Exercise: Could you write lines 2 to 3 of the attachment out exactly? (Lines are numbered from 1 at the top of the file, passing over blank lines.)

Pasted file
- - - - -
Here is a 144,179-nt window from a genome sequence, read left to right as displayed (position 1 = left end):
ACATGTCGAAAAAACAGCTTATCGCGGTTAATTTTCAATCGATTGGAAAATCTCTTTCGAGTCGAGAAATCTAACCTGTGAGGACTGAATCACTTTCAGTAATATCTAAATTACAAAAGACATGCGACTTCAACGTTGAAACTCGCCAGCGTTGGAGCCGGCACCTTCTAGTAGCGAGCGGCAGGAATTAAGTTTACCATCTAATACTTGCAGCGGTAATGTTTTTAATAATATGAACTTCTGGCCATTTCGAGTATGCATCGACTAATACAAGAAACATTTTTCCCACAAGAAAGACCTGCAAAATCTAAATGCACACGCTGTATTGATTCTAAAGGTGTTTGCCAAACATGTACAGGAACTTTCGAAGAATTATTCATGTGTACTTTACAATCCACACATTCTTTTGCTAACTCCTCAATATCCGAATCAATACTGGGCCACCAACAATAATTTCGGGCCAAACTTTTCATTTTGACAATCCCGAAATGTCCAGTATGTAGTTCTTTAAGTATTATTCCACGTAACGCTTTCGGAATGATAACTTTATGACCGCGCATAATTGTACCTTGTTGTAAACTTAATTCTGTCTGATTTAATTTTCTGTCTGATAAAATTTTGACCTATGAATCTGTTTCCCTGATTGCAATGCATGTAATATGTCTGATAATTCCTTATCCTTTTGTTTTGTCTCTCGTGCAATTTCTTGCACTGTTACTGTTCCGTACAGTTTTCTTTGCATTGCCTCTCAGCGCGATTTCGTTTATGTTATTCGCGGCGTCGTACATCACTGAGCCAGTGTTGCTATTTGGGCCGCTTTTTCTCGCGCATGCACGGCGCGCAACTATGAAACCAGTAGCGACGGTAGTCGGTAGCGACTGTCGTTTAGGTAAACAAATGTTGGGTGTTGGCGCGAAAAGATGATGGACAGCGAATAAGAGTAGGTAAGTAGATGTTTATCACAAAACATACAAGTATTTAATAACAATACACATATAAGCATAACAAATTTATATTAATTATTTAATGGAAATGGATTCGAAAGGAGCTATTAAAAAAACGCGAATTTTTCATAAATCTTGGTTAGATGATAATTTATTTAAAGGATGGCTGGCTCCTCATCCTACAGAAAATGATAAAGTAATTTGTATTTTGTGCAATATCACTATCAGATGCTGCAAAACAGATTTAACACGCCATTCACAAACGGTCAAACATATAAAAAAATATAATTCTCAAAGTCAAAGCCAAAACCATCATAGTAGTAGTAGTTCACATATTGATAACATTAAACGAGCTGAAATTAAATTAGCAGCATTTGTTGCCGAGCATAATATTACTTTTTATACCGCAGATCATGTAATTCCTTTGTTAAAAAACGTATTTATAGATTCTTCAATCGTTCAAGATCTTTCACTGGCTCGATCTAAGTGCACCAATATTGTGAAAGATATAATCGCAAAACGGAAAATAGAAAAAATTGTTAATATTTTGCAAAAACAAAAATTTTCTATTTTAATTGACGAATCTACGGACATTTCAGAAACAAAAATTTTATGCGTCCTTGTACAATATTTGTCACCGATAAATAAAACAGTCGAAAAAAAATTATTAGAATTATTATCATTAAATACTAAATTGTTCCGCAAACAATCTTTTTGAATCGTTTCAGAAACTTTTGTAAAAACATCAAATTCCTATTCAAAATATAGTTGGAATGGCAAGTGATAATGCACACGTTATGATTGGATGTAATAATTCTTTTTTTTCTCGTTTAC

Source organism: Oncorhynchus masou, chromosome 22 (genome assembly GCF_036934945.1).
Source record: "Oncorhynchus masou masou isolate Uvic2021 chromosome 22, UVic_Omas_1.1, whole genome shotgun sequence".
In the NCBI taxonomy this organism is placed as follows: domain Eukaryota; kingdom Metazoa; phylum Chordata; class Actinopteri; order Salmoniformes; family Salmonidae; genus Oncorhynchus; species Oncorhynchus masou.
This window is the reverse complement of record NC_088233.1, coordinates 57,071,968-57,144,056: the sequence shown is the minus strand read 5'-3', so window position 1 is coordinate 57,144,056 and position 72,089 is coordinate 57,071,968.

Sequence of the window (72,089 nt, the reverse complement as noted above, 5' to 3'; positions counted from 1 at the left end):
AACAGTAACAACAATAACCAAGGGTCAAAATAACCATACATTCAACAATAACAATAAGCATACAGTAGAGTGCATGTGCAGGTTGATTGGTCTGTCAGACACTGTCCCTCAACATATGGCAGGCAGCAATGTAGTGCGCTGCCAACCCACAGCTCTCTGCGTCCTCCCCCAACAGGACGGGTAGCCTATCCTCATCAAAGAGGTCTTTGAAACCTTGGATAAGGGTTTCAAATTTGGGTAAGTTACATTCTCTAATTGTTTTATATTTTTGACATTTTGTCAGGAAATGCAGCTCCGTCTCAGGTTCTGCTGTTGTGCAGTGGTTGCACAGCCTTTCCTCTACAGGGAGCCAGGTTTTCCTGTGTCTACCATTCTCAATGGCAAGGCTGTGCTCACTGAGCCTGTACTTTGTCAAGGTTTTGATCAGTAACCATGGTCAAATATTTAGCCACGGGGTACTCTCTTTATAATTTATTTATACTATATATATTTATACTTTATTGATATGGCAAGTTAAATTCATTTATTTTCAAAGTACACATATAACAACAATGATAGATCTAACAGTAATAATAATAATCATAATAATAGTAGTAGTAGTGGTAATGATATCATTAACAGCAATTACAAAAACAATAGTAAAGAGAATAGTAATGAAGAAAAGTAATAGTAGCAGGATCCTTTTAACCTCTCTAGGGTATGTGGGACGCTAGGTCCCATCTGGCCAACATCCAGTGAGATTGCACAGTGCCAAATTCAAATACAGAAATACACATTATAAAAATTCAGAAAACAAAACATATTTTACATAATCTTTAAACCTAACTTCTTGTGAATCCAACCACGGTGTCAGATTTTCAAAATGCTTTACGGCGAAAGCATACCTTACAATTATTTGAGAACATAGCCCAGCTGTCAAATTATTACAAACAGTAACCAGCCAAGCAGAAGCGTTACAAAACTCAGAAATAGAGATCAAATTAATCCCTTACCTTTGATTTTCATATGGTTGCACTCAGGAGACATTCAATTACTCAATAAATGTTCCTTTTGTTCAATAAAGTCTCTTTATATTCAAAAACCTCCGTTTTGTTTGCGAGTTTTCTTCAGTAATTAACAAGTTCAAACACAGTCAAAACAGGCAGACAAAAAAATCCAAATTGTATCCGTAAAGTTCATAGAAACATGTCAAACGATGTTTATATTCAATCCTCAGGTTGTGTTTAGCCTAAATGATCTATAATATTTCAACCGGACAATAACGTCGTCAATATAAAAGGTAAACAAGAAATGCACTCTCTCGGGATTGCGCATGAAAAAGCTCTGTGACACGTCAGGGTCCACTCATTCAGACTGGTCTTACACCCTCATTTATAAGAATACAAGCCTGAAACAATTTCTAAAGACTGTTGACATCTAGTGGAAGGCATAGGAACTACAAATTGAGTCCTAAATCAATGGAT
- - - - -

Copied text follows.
ACATGTCGAAAAAACAGCTTATCGCGGTTAATTTTCAATCGATTGGAAAATCTCTTTCGAGTCGAGAAATCTAACCTGTGAGGACTGAATCACTTTCAGTAATATCTAAATTACAAAAGACATGCGACTTCAACGTTGAAACTCGCCAGCGTTGGAGCCGGCACCTTCTAGTAGCGAGCGGCAGGAATTAAGTTTACCATCTAATACTTGCAGCGGTAATGTTTTTAATAATATGAACTTCTGGCCATTTCGAGTATGCATCGACTAATACAAGAAACATTTTTCCCACAAGAAAGACCTGCAAAATCTAAATGCACACGCTGTATTGATTCTAAAGGTGTTTGCCAAACATGTACAGGAACTTTCGAAGAATTATTCATGTGTACTTTACAATCCACACATTCTTTTGCTAACTCCTCAATATCCGAATCAATACTGGGCCACCAACAATAATTTCGGGCCAAACTTTTCATTTTGACAATCCCGAAATGTCCAGTATGTAGTTCTTTAAGTATTATTCCACGTAACGCTTTCGGAATGATAACTTTATGACCGCGCATAATTGTACCTTGTTGTAAACTTAATTCTGTCTGATTTAATTTTCTGTCTGATAAAATTTTGACCTATGAATCTGTTTCCCTGATTGCAATGCATGTAATATGTCTGATAATTCCTTATCCTTTTGTTTTGTCTCTCGTGCAATTTCTTGCACTGTTACTGTTCCGTACAGTTTTCTTTGCATTGCCTCTCAGCGCGATTTCGTTTATGTTATTCGCGGCGTCGTACATCACTGAGCCAGTGTTGCTATTTGGGCCGCTTTTTCTCGCGCATGCACGGCGCGCAACTATGAAACCAGTAGCGACGGTAGTCGGTAGCGACTGTCGTTTAGGTAAACAAATGTTGGGTGTTGGCGCGAAAAGATGATGGACAGCGAATAAGAGTAGGTAAGTAGATGTTTATCACAAAACATACAAGTATTTAATAACAATACACATATAAGCATAACAAATTTATATTAATTATTTAATGGAAATGGATTCGAAAGGAGCTATTAAAAAAACGCGAATTTTTCATAAATCTTGGTTAGATGATAATTTATTTAAAGGATGGCTGGCTCCTCATCCTACAGAAAATGATAAAGTAATTTGTATTTTGTGCAATATCACTATCAGATGCTGCAAAACAGATTTAACACGCCATTCACAAACGGTCAAACATATAAAAAAATATAATTCTCAAAGTCAAAGCCAAAACCATCATAGTAGTAGTAGTTCACATATTGATAACATTAAACGAGCTGAAATTAAATTAGCAGCATTTGTTGCCGAGCATAATATTACTTTTTATACCGCAGATCATGTAATTCCTTTGTTAAAAAACGTATTTATAGATTCTTCAATCGTTCAAGATCTTTCACTGGCTCGATCTAAGTGCACCAATATTGTGAAAGATATAATCGCAAAACGGAAAATAGAAAAAATTGTTAATATTTTGCAAAAACAAAAATTTTCTATTTTAATTGACGAATCTACGGACATTTCAGAAACAAAAATTTTATGCGTCCTTGTACAATATTTGTCACCGATAAATAAAACAGTCGAAAAAAAATTATTAGAATTATTATCATTAAATACTAAATTGTTCCGCAAACAATCTTTTTGAATCGTTTCAGAAACTTTTGTAAAAACATCAAATTCCTATTCAAAATATAGTTGGAATGGCAAGTGATAATGCACACGTTATGATTGGATGTAATAATTCTTTTTTTTCTCGTTTAC

Source organism: Oncorhynchus masou, chromosome 22 (genome assembly GCF_036934945.1).